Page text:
Google Campus boss: London set to win race to be Europe's premier tech hub

Eze Vidra, head of London's Google Campus, says the capital is well placed to be Europe's go-to start-up destination - despite tough competition from Tel Aviv, Berlin and Stockholm.

by Andrew Saunders
Last Updated: 17 Apr 2014

Citing the ‘phenomenal’ growth of the last two years, Vidra told the Evening Standard that the Capital now has ‘all the ingredients’ required to become that long-sought after dream, Europe’s answer to Silicon Valley. He said that the favourable environment for talent and capital, good tax incentives for investors, decent connectivity and language skills all add up to give London a potent hand to play in attracting start-ups.

But he warned that stiff competition exists from other centrs including Tel Aviv in Israel, which has the highest density of VC investment per capita in the world, ‘cheap and sexy’ Berlin - and Stockholm. The capital of Sweden is seen as the gateway to Scandinavia (although as anyone who has visited will attest, it is in no way ‘cheap.’ Things there are even more expensive than in London, so Berlin probably wins on the thrift factor).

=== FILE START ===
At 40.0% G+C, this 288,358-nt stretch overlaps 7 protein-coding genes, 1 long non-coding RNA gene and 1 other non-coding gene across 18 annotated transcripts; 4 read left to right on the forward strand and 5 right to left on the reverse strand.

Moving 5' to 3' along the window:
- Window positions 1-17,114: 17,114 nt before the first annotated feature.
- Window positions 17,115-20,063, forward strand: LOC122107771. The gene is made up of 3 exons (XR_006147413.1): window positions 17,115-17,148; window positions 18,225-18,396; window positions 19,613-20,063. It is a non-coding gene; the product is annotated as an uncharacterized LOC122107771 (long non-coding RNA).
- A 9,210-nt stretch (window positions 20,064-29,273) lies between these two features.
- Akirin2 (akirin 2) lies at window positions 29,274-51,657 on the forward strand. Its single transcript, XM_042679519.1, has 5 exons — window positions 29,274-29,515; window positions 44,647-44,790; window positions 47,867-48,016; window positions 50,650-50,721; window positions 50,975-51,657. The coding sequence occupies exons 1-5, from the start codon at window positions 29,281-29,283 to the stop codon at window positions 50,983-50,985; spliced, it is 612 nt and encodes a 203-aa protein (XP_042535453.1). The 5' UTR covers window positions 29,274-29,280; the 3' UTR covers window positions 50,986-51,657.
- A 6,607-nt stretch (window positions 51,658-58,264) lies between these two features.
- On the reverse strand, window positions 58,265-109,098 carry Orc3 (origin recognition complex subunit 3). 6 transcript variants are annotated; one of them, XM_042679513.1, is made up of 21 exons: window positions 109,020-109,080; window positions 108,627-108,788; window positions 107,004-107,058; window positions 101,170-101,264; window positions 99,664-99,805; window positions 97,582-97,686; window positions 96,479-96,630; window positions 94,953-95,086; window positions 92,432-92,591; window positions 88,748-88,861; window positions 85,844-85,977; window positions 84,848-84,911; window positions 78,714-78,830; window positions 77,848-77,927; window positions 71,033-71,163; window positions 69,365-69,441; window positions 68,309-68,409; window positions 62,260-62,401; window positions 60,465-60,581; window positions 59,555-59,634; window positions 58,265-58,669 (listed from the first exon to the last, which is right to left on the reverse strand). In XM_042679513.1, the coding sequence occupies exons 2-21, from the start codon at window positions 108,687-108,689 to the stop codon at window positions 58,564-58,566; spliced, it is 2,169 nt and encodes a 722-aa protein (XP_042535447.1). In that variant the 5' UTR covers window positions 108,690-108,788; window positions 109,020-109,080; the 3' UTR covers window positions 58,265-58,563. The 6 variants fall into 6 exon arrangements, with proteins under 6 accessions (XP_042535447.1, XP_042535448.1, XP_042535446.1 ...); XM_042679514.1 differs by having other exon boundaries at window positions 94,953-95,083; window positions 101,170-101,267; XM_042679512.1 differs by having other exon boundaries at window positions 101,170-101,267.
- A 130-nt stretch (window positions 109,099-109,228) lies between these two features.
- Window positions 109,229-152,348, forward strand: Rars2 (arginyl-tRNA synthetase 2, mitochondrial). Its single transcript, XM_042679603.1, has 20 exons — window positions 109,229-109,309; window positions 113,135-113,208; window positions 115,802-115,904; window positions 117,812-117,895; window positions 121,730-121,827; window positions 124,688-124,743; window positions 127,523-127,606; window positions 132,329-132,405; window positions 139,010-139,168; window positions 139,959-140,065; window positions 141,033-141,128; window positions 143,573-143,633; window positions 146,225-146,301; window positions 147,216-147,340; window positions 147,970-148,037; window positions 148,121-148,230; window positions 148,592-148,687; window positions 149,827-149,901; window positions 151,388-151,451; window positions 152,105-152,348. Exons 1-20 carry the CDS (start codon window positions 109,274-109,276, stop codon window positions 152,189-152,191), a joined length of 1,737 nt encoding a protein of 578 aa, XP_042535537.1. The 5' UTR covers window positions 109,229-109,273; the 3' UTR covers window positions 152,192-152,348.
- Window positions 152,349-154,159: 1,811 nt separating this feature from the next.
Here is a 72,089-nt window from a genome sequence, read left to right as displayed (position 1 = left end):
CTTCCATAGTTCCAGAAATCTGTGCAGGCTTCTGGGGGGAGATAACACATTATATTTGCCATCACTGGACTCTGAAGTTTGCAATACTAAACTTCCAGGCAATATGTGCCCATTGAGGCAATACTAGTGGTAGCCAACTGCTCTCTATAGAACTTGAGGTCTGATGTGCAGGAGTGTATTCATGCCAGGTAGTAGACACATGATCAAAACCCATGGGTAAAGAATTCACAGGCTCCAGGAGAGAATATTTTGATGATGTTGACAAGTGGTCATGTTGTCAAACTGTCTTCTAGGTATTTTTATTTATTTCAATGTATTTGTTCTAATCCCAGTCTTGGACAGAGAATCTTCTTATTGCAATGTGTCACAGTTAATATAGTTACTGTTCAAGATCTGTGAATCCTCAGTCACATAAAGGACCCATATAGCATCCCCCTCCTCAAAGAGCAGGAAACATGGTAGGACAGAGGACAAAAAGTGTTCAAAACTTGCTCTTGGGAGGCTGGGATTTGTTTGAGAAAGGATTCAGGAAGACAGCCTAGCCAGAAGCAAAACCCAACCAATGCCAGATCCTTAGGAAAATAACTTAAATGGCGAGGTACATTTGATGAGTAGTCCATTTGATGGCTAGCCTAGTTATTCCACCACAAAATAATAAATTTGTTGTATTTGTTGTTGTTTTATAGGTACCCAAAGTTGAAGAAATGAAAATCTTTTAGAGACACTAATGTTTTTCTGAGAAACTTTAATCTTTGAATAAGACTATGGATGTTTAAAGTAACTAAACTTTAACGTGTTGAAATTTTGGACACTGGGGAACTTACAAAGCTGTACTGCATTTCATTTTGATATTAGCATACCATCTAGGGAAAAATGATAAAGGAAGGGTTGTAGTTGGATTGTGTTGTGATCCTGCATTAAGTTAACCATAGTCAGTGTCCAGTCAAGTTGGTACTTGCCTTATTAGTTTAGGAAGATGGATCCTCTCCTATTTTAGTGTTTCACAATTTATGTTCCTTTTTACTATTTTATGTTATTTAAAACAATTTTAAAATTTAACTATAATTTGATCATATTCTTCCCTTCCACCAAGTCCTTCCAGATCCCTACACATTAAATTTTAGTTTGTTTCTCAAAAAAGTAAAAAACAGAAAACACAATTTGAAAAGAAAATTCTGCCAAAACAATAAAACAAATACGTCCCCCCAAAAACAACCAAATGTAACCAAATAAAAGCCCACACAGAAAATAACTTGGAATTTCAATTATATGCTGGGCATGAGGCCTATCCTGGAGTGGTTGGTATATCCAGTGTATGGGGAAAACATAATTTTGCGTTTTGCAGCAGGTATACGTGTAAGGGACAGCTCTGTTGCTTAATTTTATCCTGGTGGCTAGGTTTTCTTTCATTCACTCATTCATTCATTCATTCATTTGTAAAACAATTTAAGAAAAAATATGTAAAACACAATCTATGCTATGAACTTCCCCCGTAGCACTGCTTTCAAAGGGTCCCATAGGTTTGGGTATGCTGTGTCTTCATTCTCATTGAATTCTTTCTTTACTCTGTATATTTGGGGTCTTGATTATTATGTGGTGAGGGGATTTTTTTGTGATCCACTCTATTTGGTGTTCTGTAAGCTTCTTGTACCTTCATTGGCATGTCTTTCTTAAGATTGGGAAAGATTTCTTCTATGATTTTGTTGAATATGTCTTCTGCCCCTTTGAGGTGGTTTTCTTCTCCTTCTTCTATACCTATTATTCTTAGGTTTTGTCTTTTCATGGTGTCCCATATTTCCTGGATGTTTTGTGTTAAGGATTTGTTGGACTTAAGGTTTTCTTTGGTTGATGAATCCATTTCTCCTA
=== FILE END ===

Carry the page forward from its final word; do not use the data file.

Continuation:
A crucial factor in determining the winner will be what Vedra calls ‘density of the network’, which we think refers to those locales where you can’t move for eager start-ups doing their thing and generating value for the future. What started years ago in Clerkenwell and them moved to The Old Street roundabout has now proliferated into Hoxton, Shoreditch, Notting Hill, Croydon and even Wokingham.

The trick, says Vedra will be making sure that all these micro-hubs are sufficiently well joined up that they can behave as one - and also in forging stronger and more effective links with other European centres. 'Silicon Valley has 60 years on us' he said. 'We should crete bridges between all the hubs around Europe'.

Of course he has his own agenda to follow here - the membership of Google’s London Campus has grown to 1300 firms from around 200 a couple if years ago. But all the same he may have a point - and perhaps the rise in crowdfunding could even help address the biggest single difference between London and the Valley, the lack of established, eager and engaged venture capital…

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